JohnsonFamily2/19/24 - Person Sheet
JohnsonFamily2/19/24 - Person Sheet
NameThompson Philip Crowe 974,1299
Birth1812, Lubec, ME
Death28 May 1889, S.S.H., N Brighton, Richmond Co, NY
Burial30 May 1889, Sailors Snug Harbor
FatherEyre Evans Crowe (1773-1873)
MotherPenelope Ilsley (~1790-)
Birth11 Aug 1817, Avonport, King's Co, NS
Death7 Mar 1867, Halifax, Halifax, NS
FatherJames Lockhart (1791-1858)
Family ID868
Marriage1834, Kings Co, NS
ChildrenEyre Evans (1835->1895)
 Mary Elizabeth (1835-)
 Lydia Ann (1838-1933)
 Laleah Rebecca (1839-1897)
 Louisa Alceste (1849-1881)
 Lewis Morris Wilkins (1845-1914)
 Laura Isabella (1849-1918)
Notes for Thompson Philip Crowe
Listed as Capt. Thompson P. Crowe in 1851 census of Nova Scotia . He was a registered seaman, had 3 children in school, 7 in family and all were members of the Church of England.125

In the 1861 census, six were listed in the family.126 2 males, 4 females

Thompson was granted a Master’s Certificate of Service on 21 Aug, 1854 after 17 years of sevice as a Seaman Mate & Master1662

Thompson on crew list for a whaling voyage in 1884 1672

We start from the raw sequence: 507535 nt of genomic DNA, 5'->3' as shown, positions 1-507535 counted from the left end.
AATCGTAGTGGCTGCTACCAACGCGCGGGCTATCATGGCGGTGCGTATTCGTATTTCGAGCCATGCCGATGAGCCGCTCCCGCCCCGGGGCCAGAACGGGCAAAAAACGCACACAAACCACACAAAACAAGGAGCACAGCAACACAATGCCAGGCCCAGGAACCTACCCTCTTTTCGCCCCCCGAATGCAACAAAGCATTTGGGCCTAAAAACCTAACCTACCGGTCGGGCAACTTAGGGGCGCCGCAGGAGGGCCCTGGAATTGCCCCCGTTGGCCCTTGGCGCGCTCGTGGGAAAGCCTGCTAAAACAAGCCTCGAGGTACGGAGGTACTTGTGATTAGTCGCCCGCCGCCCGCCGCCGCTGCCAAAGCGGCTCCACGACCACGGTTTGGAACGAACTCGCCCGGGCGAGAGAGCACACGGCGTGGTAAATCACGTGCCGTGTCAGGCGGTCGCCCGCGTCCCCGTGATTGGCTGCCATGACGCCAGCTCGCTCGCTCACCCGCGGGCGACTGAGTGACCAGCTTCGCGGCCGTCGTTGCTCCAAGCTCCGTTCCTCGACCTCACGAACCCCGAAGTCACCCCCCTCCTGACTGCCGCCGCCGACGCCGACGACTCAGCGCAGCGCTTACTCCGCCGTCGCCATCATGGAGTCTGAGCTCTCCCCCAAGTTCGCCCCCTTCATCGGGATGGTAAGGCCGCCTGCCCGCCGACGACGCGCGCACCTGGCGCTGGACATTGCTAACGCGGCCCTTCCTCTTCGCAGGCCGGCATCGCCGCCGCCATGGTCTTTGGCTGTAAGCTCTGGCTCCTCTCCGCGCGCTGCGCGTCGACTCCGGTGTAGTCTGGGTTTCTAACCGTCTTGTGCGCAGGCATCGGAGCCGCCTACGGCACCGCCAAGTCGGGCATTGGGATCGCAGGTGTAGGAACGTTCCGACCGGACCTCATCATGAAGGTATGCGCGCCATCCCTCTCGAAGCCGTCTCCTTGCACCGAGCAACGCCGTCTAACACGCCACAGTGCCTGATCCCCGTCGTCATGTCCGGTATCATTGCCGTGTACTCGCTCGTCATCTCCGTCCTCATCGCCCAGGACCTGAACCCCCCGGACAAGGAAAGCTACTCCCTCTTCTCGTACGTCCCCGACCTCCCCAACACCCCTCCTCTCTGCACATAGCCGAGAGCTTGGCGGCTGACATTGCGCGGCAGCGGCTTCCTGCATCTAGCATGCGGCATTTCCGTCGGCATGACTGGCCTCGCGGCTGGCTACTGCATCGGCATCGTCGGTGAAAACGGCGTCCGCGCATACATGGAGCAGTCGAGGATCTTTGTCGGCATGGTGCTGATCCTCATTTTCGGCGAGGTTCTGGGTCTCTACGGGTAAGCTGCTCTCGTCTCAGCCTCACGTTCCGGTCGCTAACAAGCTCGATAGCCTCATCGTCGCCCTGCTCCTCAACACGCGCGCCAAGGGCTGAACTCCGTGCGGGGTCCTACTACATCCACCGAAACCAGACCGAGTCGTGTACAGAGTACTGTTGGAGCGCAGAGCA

About great Nova Scotians,
I'm now agoing to write,
Some of them are politicians,
And others they can fight
Other places boast of their men, Why should we be alone ?
Let's write and sing of our great men and our beloved home
There was Bennet Smith and Churchill, And more I could tell.
They have turned out most noble ships , And they have finished well.
The Mailand men I’ll never forget. Their like was never known ,
For such a small population, The tonnage that they own.
Now amoungst our valiant heroes, There's two that I could name,
And whose names do stand recorded Upon the list of fame.
They found those Bluenose heroes At Lucknow and at Kars,
And there's many more amongst us,
Who don’t fear wounds or scars.
Now I will go to King's County, My mind cannot keep still
She raised a valiant officer,
That was called Sam Hill.
Then amongst their men of learning John Leard I’ll not forget,
He was taught in Dame Nature’s School And was her very pet.
A monument 's erected
For Parker and Welsford,
For they went through the Redan walls, I know you all have heard.
About our knights I shall not speak, But still their names I know,
Now I will go to Hants County,
My mind is running quick;
They raised that great clock pedlar Whom they all call Sam Slick.
But other great men have been raised amongst the working class.
If I should skip their great shipyards They’s say I was an ass.
He now commands Gibraltar, That poor blue-noseboy,
When I think of him on that great rock, My heart it leaps with joy,
They also raised Arthur Corbitt, That man they should appraise,
Employment he gave to working class And kept the place alive
That self-made man, with his great head. Many things about him said.